The Knowledge Revolution

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Denise Myshko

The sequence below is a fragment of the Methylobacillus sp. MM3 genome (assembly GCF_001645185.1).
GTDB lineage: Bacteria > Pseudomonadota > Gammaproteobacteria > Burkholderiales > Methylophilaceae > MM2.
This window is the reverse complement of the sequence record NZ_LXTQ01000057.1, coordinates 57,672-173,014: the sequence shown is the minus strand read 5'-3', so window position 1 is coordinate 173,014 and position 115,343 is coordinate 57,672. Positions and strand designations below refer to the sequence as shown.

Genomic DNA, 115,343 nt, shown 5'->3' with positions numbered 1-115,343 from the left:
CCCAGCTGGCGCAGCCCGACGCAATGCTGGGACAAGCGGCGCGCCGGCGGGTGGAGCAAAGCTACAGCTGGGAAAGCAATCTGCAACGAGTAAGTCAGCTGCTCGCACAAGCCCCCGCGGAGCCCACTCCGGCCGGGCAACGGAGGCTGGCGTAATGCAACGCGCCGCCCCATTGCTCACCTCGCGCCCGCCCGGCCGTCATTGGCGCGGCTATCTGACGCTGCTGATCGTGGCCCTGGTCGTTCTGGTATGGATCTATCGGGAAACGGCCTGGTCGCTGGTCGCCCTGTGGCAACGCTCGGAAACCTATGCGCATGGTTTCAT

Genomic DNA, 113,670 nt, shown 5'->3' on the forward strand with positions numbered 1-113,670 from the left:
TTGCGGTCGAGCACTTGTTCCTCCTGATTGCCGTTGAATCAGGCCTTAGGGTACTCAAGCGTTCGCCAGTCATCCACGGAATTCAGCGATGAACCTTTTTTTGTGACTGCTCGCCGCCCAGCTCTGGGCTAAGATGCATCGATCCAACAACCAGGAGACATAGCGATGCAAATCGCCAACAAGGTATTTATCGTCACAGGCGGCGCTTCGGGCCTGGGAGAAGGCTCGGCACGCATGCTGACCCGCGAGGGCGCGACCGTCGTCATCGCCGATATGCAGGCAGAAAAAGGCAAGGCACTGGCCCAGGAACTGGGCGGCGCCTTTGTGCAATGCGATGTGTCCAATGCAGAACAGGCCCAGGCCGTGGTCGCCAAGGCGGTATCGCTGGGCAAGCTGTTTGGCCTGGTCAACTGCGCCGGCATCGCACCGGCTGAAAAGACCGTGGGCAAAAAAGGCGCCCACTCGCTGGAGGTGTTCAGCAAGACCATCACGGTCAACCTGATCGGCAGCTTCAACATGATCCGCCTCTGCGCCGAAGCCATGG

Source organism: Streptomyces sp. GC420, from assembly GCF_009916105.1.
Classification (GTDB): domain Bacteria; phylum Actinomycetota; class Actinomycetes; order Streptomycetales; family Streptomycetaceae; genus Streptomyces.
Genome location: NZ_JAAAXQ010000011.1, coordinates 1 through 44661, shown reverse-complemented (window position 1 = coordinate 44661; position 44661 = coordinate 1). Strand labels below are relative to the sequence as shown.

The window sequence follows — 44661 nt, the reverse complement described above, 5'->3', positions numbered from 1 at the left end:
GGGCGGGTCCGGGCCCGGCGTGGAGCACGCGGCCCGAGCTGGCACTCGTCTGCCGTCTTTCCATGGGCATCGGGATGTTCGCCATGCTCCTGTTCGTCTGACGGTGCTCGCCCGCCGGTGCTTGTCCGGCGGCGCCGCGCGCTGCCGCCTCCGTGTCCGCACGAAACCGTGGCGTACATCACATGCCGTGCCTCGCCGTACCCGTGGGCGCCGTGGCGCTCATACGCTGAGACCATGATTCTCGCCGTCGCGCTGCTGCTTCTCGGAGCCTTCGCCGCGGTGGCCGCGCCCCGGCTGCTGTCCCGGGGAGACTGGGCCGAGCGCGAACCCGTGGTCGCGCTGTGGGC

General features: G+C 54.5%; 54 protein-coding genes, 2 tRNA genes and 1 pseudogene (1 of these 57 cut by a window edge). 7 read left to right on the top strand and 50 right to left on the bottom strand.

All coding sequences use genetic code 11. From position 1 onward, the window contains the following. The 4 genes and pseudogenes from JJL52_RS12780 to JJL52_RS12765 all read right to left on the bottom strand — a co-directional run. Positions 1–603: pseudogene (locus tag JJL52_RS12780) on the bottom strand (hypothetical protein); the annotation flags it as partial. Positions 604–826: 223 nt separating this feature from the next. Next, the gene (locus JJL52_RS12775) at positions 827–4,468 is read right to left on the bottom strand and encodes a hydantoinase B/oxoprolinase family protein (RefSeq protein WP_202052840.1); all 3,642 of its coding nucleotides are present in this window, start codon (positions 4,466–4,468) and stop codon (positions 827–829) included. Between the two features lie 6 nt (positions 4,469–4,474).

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In 20 to 25 years, pharmaceutical research and development will be multidimensional. Scientists will use artificial intelligence and robotics and interact through a global networked Web. Modeling and simulations that work at different levels, including digital models of “virtual patients,” will be common. These simulations will speed experimentation and help predict safety and efficacy of new medicines for each patient. Researchers and patients will gain access to greater computing power, new user interfaces, and miniature biomonitors that continuously collect data. Sound like science fiction? Not to Jonathan Peck. His organization, the Institute for Alternative Futures, predicts there will be a knowledge revolution in the decades ahead that transcends the information revolution of the past two decades. The accelerating spread of knowledge combined with advanced technology will create widespread changes to healthcare and how new medicines are developed. Mr. Peck, president of the Institute, and other industry experts predict there will be a digital convergence of many of the technologies that are just beginning to take hold in the pharmaceutical industry, including genomics, artificial intelligence, virtual reality, nanotechnology, and supercomputers. Experts say this transformation is coming about because the rate of change of technology is accelerating, doubling every year the capability of specific information technologies. “The key is to envision how computers and artificial intelligence work with humans and human intelligence,” Mr. Peck says. “The importance of artificial intelligence and computer support tools is that they can accelerate the learning process of human scientists. But the most subtle context and connections are still made through networks of human scientists who understand the nuances and who conduct hypothesis-led learning.” For the pharmaceutical industry, he says, this means the value of the knowledge will grow in relation to the value of the compounds. “What will determine the success of companies is how effective they are at using knowledge that is learned by their scientists, particularly if it is understood that what is known about biology is dwarfed by the unknown,” Mr. Peck says. Lee Babiss, Ph.D., global head of pharma research at Roche, says the amount of information being generated can’t be managed by the brain’s current capabilities. “For example, 10 years ago there might have been 100 papers written in the course of a year on Alzheimer’s disease, which was a manageable amount,” he says. “Today, this number has risen to more than 12,000; this is neither suitable nor manageable. We have to consider using technology that enables us to get to the salient points of this information. I don’t know what the business model will look like yet, but I certainly believe that informatics will become a business opportunity for everybody, including physicians, patients, and healthcare companies such as Roche.” An important part of the transition will be the ability to translate knowledge into wisdom, says Glenn Gormley, M.D., Ph.D., president of Daiichi Sankyo Pharma Development. “Wisdom is knowing when and how to use the knowledge and when not to,” he says. “Scientific discoveries integrated into knowledge can help researchers understand how those data can be used. But usually there is a time lag between discovery and application when questions start to be asked, such as when can the information be used, when is the appropriate time to intervene, and when does the social component of medicine integrate with the technical component and lead to the right societal decisions?” New and Advancing Technologies Bioinformatics and predictive technologies are already having an impact on early discovery efforts. There are ongoing efforts to use in-silico modeling for drug target identification or in drug-discovery processes. The Institute for Alternative Futures predicts computer modeling and artificial intelligence will enable significant and personalized intervention in the future. This will be brought about by several technology advances: there will be natural language processing that helps computers “understand” human languages at the same time it democratizes scientific knowledge; intelligent agents with increasingly friendly, intuitive interfaces that help both scientists and citizens engage in research; diagnostics capable of distinguishing between subclasses of diseases and identifying predisease states to create new categories of health; and molecular imaging that peers into cellular processes and uses probes that can be armed with therapeutic agents to address diseases such as cancer. “There could come a time when a virtual patient is developed that would be specific to each individual and contain all of the medical knowledge generated from biomonitors to predict each person’s health,” Mr. Peck says. “By putting together all of the knowledge to come from this revolution, it would be possible to create the physiology of a human.” These ideas were echoed by PricewaterhouseCoopers’ Pharma 2020 report issued last year. This report predicts that by 2020 virtual cells, organs, and animals will be widely employed in pharmaceutical research. Using advanced computers, researchers will be able to screen drug candidates in a digital representation of the human body, which can be adjusted to reflect common genetic variations and disease traits. This will show whether a molecule interacts with any unwanted targets and produces any side effects. Predictive analysis will then enable researchers to assess how the molecule is likely to be absorbed, distributed, metabolized, and excreted. “With the computing power and the processing power that will become available, certainly the industry could reach this point,” says Neil Patel, Pharm.D., director of pharmaceutical research and development operations at PricewaterhouseCoopers. “The next step is getting a handle on all of the attributes and pieces of information that would have to go into the model.” Dr. Patel says this is going to require a more collaborative exchange of noncompetitive information between researchers within the industry, as well as the government, academic research institutions, and any other stakeholders that are working in the research space. Dr. Gormley says both modeling and simulation technology have gone through a transformation in the last five years. “I’ve seen the impressive contributions that modeling and simulation activities can make to the drug-development process, specifically the derivation of more data from a single experiment than ever before,” he says. “It’s possible to fill in the blanks where data are missing for higher predictability. There are also virtual reality technologies that enable the creation of 3-D images; a 3-D hologram of a patient can be created by a computer, which allows a surgeon to practice surgery on the hologram using robotics.” Modeling has tremendous potential in clinical trials; it will allow researchers to use simulations to determine the appropriate dosing schedule, the expectation for modulation of disease, and what potential safety issues could emerge, all in advance of a compound going into patients, Dr. Babiss says. “This is a huge advancement, because then smaller, more effective clinical trials can be designed, which ultimately means safer and more effective drugs can potentially get to patients faster,” he says. Dr. Gormley says modeling could allow for a decrease in the sample size necessary to answer safety questions. “Being able to predict the binding characteristics at a molecular level means that clinical trials can be designed in ways that decrease variability and provide clearer answers with smaller sample sizes,” he says. “I suspect this will lead to higher effectiveness in early testing.” Another big advantage of simulations is that they would allow researchers to move away from a reliance on animal models, Mr. Peck says. “There is both an ethical and an economical drive to move away from animal models,” he says. “Through simulations it would be possible to use high-throughput cellular systems that work faster, enabling greater control and reliability at lower cost and higher speed.” A 2007 paper from Health Industry Insights concludes that there is a significant return on investment (ROI) to be realized from the use of modeling and simulation software tools. Analysis suggests there is a cumulative ROI of between $3 and $10 for every $1 invested in these tools. Entelos has developed a modeling approach and technology platform to construct large-scale physiological models of human disease. These platforms, called PhysioLab systems, facilitate pharmaceutical R&D in a number of immune/inflammatory diseases, including asthma and rheumatoid arthritis, and in diseases related to cardiovascular and metabolism, including obesity, diabetes, and atherosclerois. These models have been applied to a wide variety of R&D problems. The company started by modeling human health, allowing researchers to draw from a large volume of data about normal physiology, in addition to disease data, and ensuring that PhysioLab systems are of a high enough quality to maintain the stability and dynamics of a homeostatic system. The model is validated by running simulations and comparing virtual experimental results with known experimental results on the cellular, tissue, and whole-patient levels. “The platform is designed to translate animal studies and, given the early information, predict the diversity of human response and, from there, design better trials and reduce risk in the trial process,” says Alex Bangs, co-founder and chief technology officer at Entelos. “The goal is to simulate a patient over time. This could be for a short period of time, but usually longer. For example, for cardiovascular conditions the simulation could be for a period of 10 years to track the risk a patient has for having a heart attack. We can then introduce changes, such as putting a patient on a statin.” He says simulation technologies are shifting from early adopters to broader usage, and some clients have used data from PhysioLab to support their submissions. “The FDA has begun to embrace modeling,” Mr. Bangs says. “The agency is becoming accustomed to using pharmacokinetics/pharmacodynamics (PK/PD) modeling. Physiology modeling is the next step to better understand novel therapeutics and the diversity of patients. As part of the FDA’s Critical Path Initiative, the FDA has indicated that modeling and simulation are important to help reduce risk and improve how the drug development process works.” PK characterizes the absorption, distribution, metabolism, and elimination properties of a drug, while PD defines the patient’s response to the administered drug. Thus, PK/PD modeling enables drug exposure and drug response to be predicted in the target patient population. Mr. Bangs says pharma companies can look to other industries that lead the way in this area. “The communications, electronics, automotive, and aerospace industries spend a lot of money to get a product to market — they wouldn’t consider going into production or building their manufacturing plant to produce something without a great deal of modeling and simulation to know that the product was going to work when it came off the assembly line,” Mr. Bangs says. “Yet pharma companies do this every day. Biology is hard to predict, and while the problems are not exactly the same, there is still a huge amount that can be mapped. Those other industries are pointing the way and showing that it is possible to spend less on R&D and greatly reduce risk by using simulation.” Truly Personalized Healthcare These advances will lead to tremendous changes for diagnosing disease and healthcare delivery. Experts predict that by 2029, healthcare will be fully personalized. Looking 20 years into the future, Mr. Bangs says modeling and simulation technologies will have a significant impact on personalized medicine. “This technology can help patients determine their potential health risks and how those risks can be mitigated by changes in lifestyle and medication,” he says. Physicians, he says, will play a central role in using technology to provide a more personalized approach to medicine. “Using all of the data that are available with virtual representation of a patient, physicians can come up with a solution in collaboration with the patient,” he says. “The application of modeling and simulation will likely result in more sophisticated healthcare practices and a wider range of pharmaceuticals available for the physician.” The Institute for Alternative Futures believes that medical science will be able predict changes in health status and prevent illness through many developments. This includes systems biology that understands the dynamic within cells based on cross-disciplinary research — building up knowledge from the cell to organisms, to tissues, and to organs. The ability to continually monitor individuals and create personal risk assessments will lead to individualized therapy, the Institute notes. The platforms for assessing risk will define therapeutic selection, meaning the platforms will prove more valuable than the medicines. “Medicine will become much more individualized around all aspects of healthcare,” Dr. Babiss says. “This will be done with continuous monitoring through implanted chips, for example, where the patient and the physician, through some type of computer program, are constantly monitoring the patient’s health status, response to medicines, and so forth.” Mr. Peck says biomarkers and biomonitors will provide more information than ever about each patient. “There is going to be a great deal of information available; we are going to need knowledge technology to put it into context,” he says. Dr. Gormley predicts that over the next 25 years, technologies will become available that will enable genome sequencing of everyone. “Questions related to how genomes contribute to diseases will be answered,” he says. “But for a long time, we will be in a world where there is a trade off between benefits and risks. Physicians, however, will be able to integrate this information in the office setting and will be able to provide the right drug to the right patient at the right time.” Deborah Dunsire, M.D., president and CEO of Millennium: The Takeda Oncology Company, says these changes are coming about because of the intersection of short-cycle businesses, such as IT, with the longer cycle of health delivery. “Down the path, the melding of information technologies and diagnostics with prevention and therapeutics will be able to be accomplished in a much more reasoned way,” she says. “The availability of genome screening will enable the practice of preventive health in a better way. There are clearly unmet medical needs, and we continue to need new medicines, but we’re going to be able to manage health much more ably on the prevention side.” Dr. Dunsire says better diagnostic tools will provide physicians with the ability to make better choices for individual patients. “Physicians will be able to look at predictors for long-term patient health,” she says. “Right now, doctors ask about family history to determine risk. Longer term, the genome will provide the answers.” Alice Jacobs, M.D., founder, chairman, and CEO of IntelligentMDx, says human genetic and pathogen markers will allow for a better understanding of causative agents that contribute to disease and better patient care. “In the current environment of healthcare reform and to deliver more effective care, we’re going to have to incorporate technologies sooner,” she says. “A futurist healthcare may come sooner than we think, but in 25 years I am fairly confident that detection and treatment will occur through miniaturized in vivo monitoring stations. Whether it is nanotechnology or microtechnology remains to be seen.” Dr. Jacobs says on the 10-year horizon, healthcare will move toward a symptom-based, more holistic approach to detection and treatment where doctors will have a better understanding of how a person will respond to a certain drug. “Longer term, there is an opportunity for monitoring to occur inside the body,” she says. “Small advances are already starting, such as cameras that can be swallowed as an alternative to a colonoscopy. Implantable devices will allow us to monitor and keep track of basic functions.” Impact on Life-Sciences Industry Dr. Dunsire says the ability to assess long-term risk coupled with better ways to select medicines will allow the economics of healthcare to be better controlled. “The other force that’s going to come to bear in a big way over the next two decades is an aging population and the declining workforce,” she says. “All of the healthcare programs in the developed world are funded by people who are working and making contributions, which take care of the elderly and people who are not working. Controlling the investment of healthcare dollars over the next 25 years is going to be the essential issue. Whenever there is pressure on a system, innovation happens. This will drive a push forward in areas such as prevention.” What this means, she says, is that the pharmaceutical industry is going to have to find new business models that prioritize mechanisms for driving prevention. “Companies will not be able to survive under the same model,” Dr. Dunsire says. “The next step is going to be an important one. We have to do things differently. We’ll see new business models, new research models, and new partnering models begin to emerge.” A changing business model will require pharmaceutical companies to think about their own innovation in connection with that of other industry innovations, says Carolyn Buck Luce, global life science sector leader at Ernst & Young “Pharmaceutical companies haven’t fully grasped that they need to understand the business model of other companies and industries that are going to be players in healthcare,” she says. “Other companies that will likely become involved in the healthcare equation are diagnostic, information, and consumer products companies — these companies have a much more extensive distribution pathway to potential customers and patients globally. They are also embedding into their products a promise of healthy outcomes.” Ms. Buck Luce says the pharmaceutical industry in the future is going to have to embrace more complex collaborations with companies from many different industries, with the goal of delivering healthy outcomes. “We believe there will be a convergence of capital, assets, and attributes from many different industries through complex collaborations,” she says. “Companies will need to be able to bring together the science of medicines and devices, information technology, infrastructure distribution, and knowledge about customer-centric businesses.” She says on their own any of these players is unlikely to be successful. Another report from Pricewaterhouse-Coopers’ 2020 series finds that disruptive innovations in various industries have dismantled the prevailing business model, and the pharma industry is currently undergoing a similar disruption. PWC experts say by 2020, most medicines will be paid for on the basis of the results they deliver, and since many factors influence outcomes, this means that the industry will have to move into the health management space. Analysts say no pharmaceutical company will be able to “profit alone.” Rather, they will have to “profit together” by joining forces with a wide range of organizations, from academic institutions, hospitals, and technology providers to companies offering compliance programs, nutritional advice, stress management, physiotherapy, exercise facilities, health screening, and other such services. Arun Ravi, a healthcare consultant at Frost & Sullivan, agrees that integration and cooperation with other companies are critical factors for future success. “Companies have to understand what they are good at and focus on lead indicators that are going to help them down the road,” he says. “It’s all about effective planning.” On the consumer information side, the Institute for Alternative Futures predicts there will be a knowledge interface — which it calls a Health Advocate Avatar — that can mediate interactions between individuals and the world of medical knowledge. The Health Advocate Avatar is envisioned as a coach, educator, and health manager that draws on the experience of large populations. The avatar can provide people with personalized advice while serving the general healthcare industry worldwide. Right now the state of digital health information is in the early stages, says Lynn O’Connor Vos, CEO of Grey Healthcare Group. “People are taking control of their own health, but they need more information,” she says. “And they need expert guidance on that information.” The challenge, Ms. Vos says, is integrating good content with medical expertise to help patients synthesize the information to make better decisions for their health. “We need a better digital strategy to understand where customers are and ensure that the information is there when they are searching,” she says. “There isn’t a perfect model yet, but there is certainly some very good thinking and plenty of investment around developing a solution.” F PharmaVOICE welcomes comments about this article. E-mail us at feedback@pharmavoice.com. Lee Babiss, Ph.D. Global Head of Pharma Research, Roche, one of the world’s leading research-oriented healthcare groups with core businesses in pharmaceuticals and diagnostics. For more information, visit roche.com. Alex L. Bangs. Co-founder and Chief ­Technology Officer, Entelos Inc., a life-sciences company applying next-generation predictive technologies to revolutionize the way medicines are discovered, developed, and used. For more information, visit entelos.com. Carolyn Buck Luce. Global Life-Science Sector Leader, Ernst & Young, a global leader in assurance, tax, transaction, and advisory services. For more information, visit ey.com. Deborah Dunsire, M.d. President and CEO, Millennium: The Takeda Oncology Company, a wholly owned, independent subsidiary of ­Takeda Pharmaceutical Co. Ltd. with a robust pipeline of drug candidates being investigated in a broad range of cancers. For more ­information, visit millennium.com. Glenn Gormley, M.D., Ph.D. President, Daiichi Sankyo Pharma Development, the product development arm of the U.S. organization ­Daiichi Sankyo Inc., which is engaged in clinical development, translational medicine and clinical pharmacology, regulatory affairs and risk ­management, informatics and knowledge ­management, biostatistics and data operations, and development research. For more ­information, visit dsi.com/research/pharmadev.html. Alice Jacobs, M.D. Founder, Chairman, and CEO, IntelligentMDx, a molecular diagnostics company developing proprietary nucleic acid (DNA or RNA) diagnostic solutions for a wide range of human diseases. For more information, visit ­intelligentmdx.com. Neil Patel, Pharm.D. Director of ­Pharmaceutical Research and Development Operations, PricewaterhouseCoopers, which ­provides industry-focused assurance, tax, and advisory services to build public trust and enhance value for its clients and their ­stakeholders. For more information, visit pwc.com. Jonathan Peck. President, Institute for ­Alternative Futures (IAF), a nonprofit research and educational organization that specializes in aiding organizations and individuals to more wisely choose and create their preferred futures. He is also president of IAF’s for-profit subsidiary, Alternative Futures Associates (AFA). For more information, visit altfutures.com. Arun Ravi. Healthcare Consultant, Frost & ­Sullivan, which enables clients to accelerate growth and achieve best-in-class positions in growth, innovation, and leadership. For more information, visit frost.com. Lynn O’Connor Vos. CEO, Grey Healthcare Group (GHG), a WPP company and a healthcare communications group. For more information, visit ghgroup.com. Computers and artificial ­intelligence are not detached from humans and human intelligence; the key is how they work ­together. Jonathan Peck Institute for Alternative Futures Because of the cost, the world’s governments, politicians, and consumers are going to change healthcare faster than the industry can exude influence. Dr. Neil Patel PricewaterhouseCoopers We believe there will be a ­convergence of capital, assets, and attributes from many different ­industries through complex ­collaborations. Carolyn Buck Luce Ernst & Young The amount of information being generated cannot be managed. ­Technology enables us to get to the salient points. Informatics and ­knowledge will become a business opportunity for all — and ultimately a benefit to the patients we serve. Dr. Lee Babiss Roche Key Trends Now Emerging and Their Implication for Pharma Market Trends n Patients are becoming better informed n Patients are picking up a bigger share of the bill n Demand for personalized medicine is increasing n Patients want cures, not treatments n The emerging markets are becoming more important Trends Market Trends n Patients are becoming better informed n Patients are picking up a bigger share of the bill n Demand for personalized medicine is increasing n Patients want cures, not treatments n The emerging markets are becoming more important Scientific and Technological Trends n R&D is becoming more virtualized n The research base is shifting to Asia n Remote monitoring is improving rapidly Pharma will need to go beyond the medicine n Pharma will be paid for outcomes, not products n Outcomes data will drive healthcare policy n Prevention will gain a higher healthcare profile n Pharma will need to offer “medicine-plus” packages of care n Pharma will have to adopt more flexible pricing strategies IMPLICATIONS R&D will need to go beyond the lab n Pharma will need access to outcomes data n Pharma will have to work with technology vendors to virtualize R&D n Pharma will need a wider, more multidisciplinary skills base n Pharma will need to expand its presence in Asia n Pharma will need to demonstrate “real” value-for-money The Pharma and healthcare value chains will become much more­ ­intertwined n Pharma will have to work more closely with regulators n Pharma will have to collaborate with payers and providers to perform continuous trials n Pharma will have to collaborate with numerous service providers to deliver packages of care BUSINESS MODELS BASED ON COLLABORATION There is an opportunity in the longer term for monitoring to occur inside the body. Implantable devices will allow for monitoring basic functions. Dr. Alice Jacobs IntelligentMDx Simulations are meant to translate animal studies so that we can predict drug effects in humans; we can use that information to improve the design of studies to reduce risk in the trial process. Alex Bangs Entelos 1. Imaging and Biomarkers In 2029, molecular and energy-based imaging will let scientists visualize functions so that pathology and normal biology are visible. In 2029, the understanding of health, disease, treatment, and the relationship between body and mind are greatly illuminated by imaging and a huge public library of biomarkers. 2. Open-Source Research By 2029, open-source research will prove to be faster and better than organizationally based research at discovery. A significant percentage of university and independent research, and some corporate research, is immediately available without copyright or patent restrictions on its use or application. Companies commercializing open-source discoveries must compete on speed to market, quality, cost of manufacturing, transportation, and sale of resulting products and services. 3. Human-Machine Interconnections In 2029, science is conducted jointly with humans, artificial intelligences (AIs), and robotics interacting via a global Web. AIs bring calculating capabilities far beyond the capacity of the human species along with computer memory that can assemble trillions of facts instantly and use visualization, interactive models, and other techniques. Robotics works at various scales and gives scientists and AIs an ever-growing array of tools, therapeutics, and delivery systems. In 2029, experiments that previously took months to set up can be assembled in minutes and scaled-up within hours. 4. Brown-Chemical Crisis By 2029, widespread use of ultra-sensitive testing tools such as Microelectro Mechanical Systems (MEMS) and DNA arrays create a common awareness that a broad spectrum of industrial chemicals and pollutants are present in everyone’s bodies at levels that have significant impact on gene expression. There is widespread public fear that this burden of chemicals increasingly threatens health. The high public demand for “green chemistry” that eliminates the use or generation of hazardous substances affects every area of biomedical science and biotechnology. 5. The Role of Animals Animals continue to play a key role in research in 2029, though few animals are sacrificed for the knowledge they yield. Genetic profiles from most species contribute to evolutionary simulations and theory. Chemical compounds and biologics are tested in bioengineered tissues harvested from animals and through in silico simulations before in vivo tests. Animal neural networks are also transferred to in silico media where they serve as control systems for many lower-order AI applications. 6. Miniaturized Research ­Infrastructure Biochips and nanolabs proliferate, allowing research to operate at various scales from molecular to global. Interconnected sensors communicate through a network that links trillions of information sources. A large human population contributes data directly through biomonitors in the form of implants and wearables. Massive computational models continue to account for changing environments and genetics and to calculate effects. 7. Merger of Disciplines In 2029, more than 50% of scientists with Ph.D.s combine social science and a spiritual discipline with what were formerly called “hard sciences” in their education and professional work. Education in 2029 integrates brain research into the traditional curriculum, typically offering a lifelong trajectory of cross-disciplinary expeditions undertaken with teams of people who work in various venues — in person, in virtual reality, and in isolation for different periods. Cross-cultural team learning is universally recognized as the most effective process when facilitated by mentors and teachers trained in effective interpersonal performance techniques. 8. evolution of systems biology In 2029, systems biology incorporates laws of biology derived from evolutionary theory. A new theory of evolution helps scientists propose laws that govern molecular, cellular, and physiological processes. Predictive models are highly reliable for most molecular processes, many key cellular pathways, and a number of key organ systems. The use of systems biology has also broadened the policy perspective on most environmental and biohazard issues, leading to more effective risk management. 9. Biochemical Design and Faster, Lower-Cost Medications By 2029, scientists will have exquisite design tools to customize molecular compounds that meet criteria set by knowledge of pharmacokinetics and pharmacodynamics as well as cell biology. Willful creation of biological designs arising out of biology, infotech, and nanotech is the order of the day in 2029. Regulators focus on how these designs are likely to affect evolution and the ecology as well as individual patients. 10. Ethical Dimensions of Science In 2029, all scientific projects engage participants in public debates that explore the ethical dimensions of the endeavor. Ethical concerns have widened to encompass multiple worldviews and cultural perspectives. 11. Aging and Longevity By 2029, a single theory of aging organizes efforts to make greater longevity available to those who seek it. Regenerative medicine provides many alternatives for those who want to delay death for extended periods. 12. Healthy Societies In 2029, research has shown that health can be created at the level of countries, and large-scale experiments are under way to show pathways to health. The interplay between societal (communal, tribal, and national) dynamics and family or individual health have become a focal point for a great deal of biomedical research. Ecological failures, including overmedicated societies that polluted their water with metabolites early in the century, helped teach that a global surveillance system is crucial for creating healthy societies. 13. Race to Africa In 2029, the business models for commercializing innovation all address equity. Years of speeding new health products and services to the poorest continent on the globe have yielded significant health results. Success against SARS, the AIDS pandemic, and a series of cross-species infections created large-scale understanding of global interdependence. The great majority of multinational businesses have shifted from the old “triple bottom line” that balanced profits with ecological and social responsibility to a quadruple bottom line that adds ethical teachings as a key business success factor. 14. Earth Systems Engineering and Management (ESEM) In 2029, ecology and climate science have advanced through the contributions of global monitoring instrumentation, large networks of citizen-scientist observers, and advanced models and simulations. Biomarkers for river health, soil conditions, and a wide variety of other signals of ecological stress are continuously studied. Comprehensive monitoring and sophisticated modeling allow scientists to predict changes in ecosystems, and the consequences of these changes, just as networks of meteorological stations allow forecasters to predict changes in weather. Innovation in the pharmaceutical industry is slowly dying. Companies have to understand what they are good at and focus on lead ­indicators that are going to help them down the road. It’s all about effective planning. Arun Ravi Frost & Sullivan The availability of genome screening will enable preventive healthcare in a more comprehensive way. Treatments will move from being reactive to diseases to being proactive and preventing diseases. Dr. Deborah Dunsire Millennium Companies need a culture that embraces change. New ­technologies constantly challenge the paradigms of the past. It’s easy to rely on what’s worked in the past, but it is important not to let this become an impediment to evolving science. Dr. Glenn Gormley Daiichi Sankyo A better digital strategy is needed to understand where the customers are, and the information needs to be there when they are searching. By mapping the journey of the patient, interesting communications could be developed to drive better health ­outcomes. Lynn O’Connor Vos Grey Healthcare Group Large-scale changes are taking place in biomedical research and information technology that will lead to entirely new ways to develop medicines and shift how healthcare is delivered. THE KNOWLEDGE Revolution Seven Recommendations for Planning for the Future The Institute for the Future proposes seven steps to promote the most ethical advances for conducting biomedical R&D, expanding knowledge of health and disease, and improving health for everyone. 1. Set a goal for U.N. adoption of a minimum health standard for all. 2. Create personalized risk profiles. 3. Initiate a global discussion of ethical positions for intellectual property. 4. Move from healthcare focused on treating disease to promoting health. 5. Change healthcare regulations to promote information sharing and new methods beyond clinical trials. 6. Foster an open-source system for health research, including drug discovery. 7. Create a collaboration of stakeholders to design and develop the Health Advocate Avatar. Source: The Institute for Alternative Futures, Pharma 2029. For more information, visit altfutures.com/2029.asp. Source: PricewaterhouseCoopers, Pharma2020, Business Models. For more information, visit pwc.com.